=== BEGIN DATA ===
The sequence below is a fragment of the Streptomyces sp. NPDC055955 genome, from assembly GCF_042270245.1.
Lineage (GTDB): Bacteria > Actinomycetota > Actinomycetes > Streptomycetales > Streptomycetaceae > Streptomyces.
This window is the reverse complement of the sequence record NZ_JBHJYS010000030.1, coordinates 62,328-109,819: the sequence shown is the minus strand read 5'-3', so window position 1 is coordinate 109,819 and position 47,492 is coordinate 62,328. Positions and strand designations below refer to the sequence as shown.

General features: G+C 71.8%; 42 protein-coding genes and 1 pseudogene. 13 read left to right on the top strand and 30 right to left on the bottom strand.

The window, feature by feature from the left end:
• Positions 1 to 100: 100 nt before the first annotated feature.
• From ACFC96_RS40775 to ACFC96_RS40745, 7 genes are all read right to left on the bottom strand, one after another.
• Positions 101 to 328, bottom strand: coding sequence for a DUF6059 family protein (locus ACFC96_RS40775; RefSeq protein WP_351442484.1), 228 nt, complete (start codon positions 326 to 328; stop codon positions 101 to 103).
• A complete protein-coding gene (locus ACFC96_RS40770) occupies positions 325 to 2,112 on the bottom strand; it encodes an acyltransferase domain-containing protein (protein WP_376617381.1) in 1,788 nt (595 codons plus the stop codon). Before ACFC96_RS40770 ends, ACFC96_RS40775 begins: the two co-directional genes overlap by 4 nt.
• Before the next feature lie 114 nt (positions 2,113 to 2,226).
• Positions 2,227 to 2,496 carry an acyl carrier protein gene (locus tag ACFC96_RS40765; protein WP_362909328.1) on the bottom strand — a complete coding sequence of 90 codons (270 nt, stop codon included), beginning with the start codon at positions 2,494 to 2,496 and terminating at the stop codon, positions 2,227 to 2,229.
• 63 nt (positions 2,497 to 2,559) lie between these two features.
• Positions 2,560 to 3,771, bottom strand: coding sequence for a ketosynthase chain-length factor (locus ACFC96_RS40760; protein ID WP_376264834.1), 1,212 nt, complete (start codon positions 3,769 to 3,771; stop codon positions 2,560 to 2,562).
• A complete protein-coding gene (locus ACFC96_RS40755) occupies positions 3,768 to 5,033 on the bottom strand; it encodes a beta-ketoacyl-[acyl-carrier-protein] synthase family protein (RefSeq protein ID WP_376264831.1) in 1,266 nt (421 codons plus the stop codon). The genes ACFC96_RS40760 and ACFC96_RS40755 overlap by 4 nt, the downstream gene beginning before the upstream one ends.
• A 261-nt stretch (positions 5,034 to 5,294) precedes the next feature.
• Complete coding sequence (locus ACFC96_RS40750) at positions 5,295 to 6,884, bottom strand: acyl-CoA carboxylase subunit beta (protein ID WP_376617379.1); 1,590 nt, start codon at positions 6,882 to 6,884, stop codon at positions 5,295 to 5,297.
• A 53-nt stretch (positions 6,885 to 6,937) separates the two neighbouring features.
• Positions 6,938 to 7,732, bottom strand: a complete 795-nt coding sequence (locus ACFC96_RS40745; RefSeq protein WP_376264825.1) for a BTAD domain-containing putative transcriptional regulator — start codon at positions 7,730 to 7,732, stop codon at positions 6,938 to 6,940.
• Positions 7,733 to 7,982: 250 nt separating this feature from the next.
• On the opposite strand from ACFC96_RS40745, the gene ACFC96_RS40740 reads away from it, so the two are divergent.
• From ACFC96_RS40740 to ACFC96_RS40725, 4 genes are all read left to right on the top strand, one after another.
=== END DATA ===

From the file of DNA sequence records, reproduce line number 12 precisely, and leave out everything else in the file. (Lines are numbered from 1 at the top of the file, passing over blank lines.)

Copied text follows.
• 63 nt (positions 2,497 to 2,559) lie between these two features.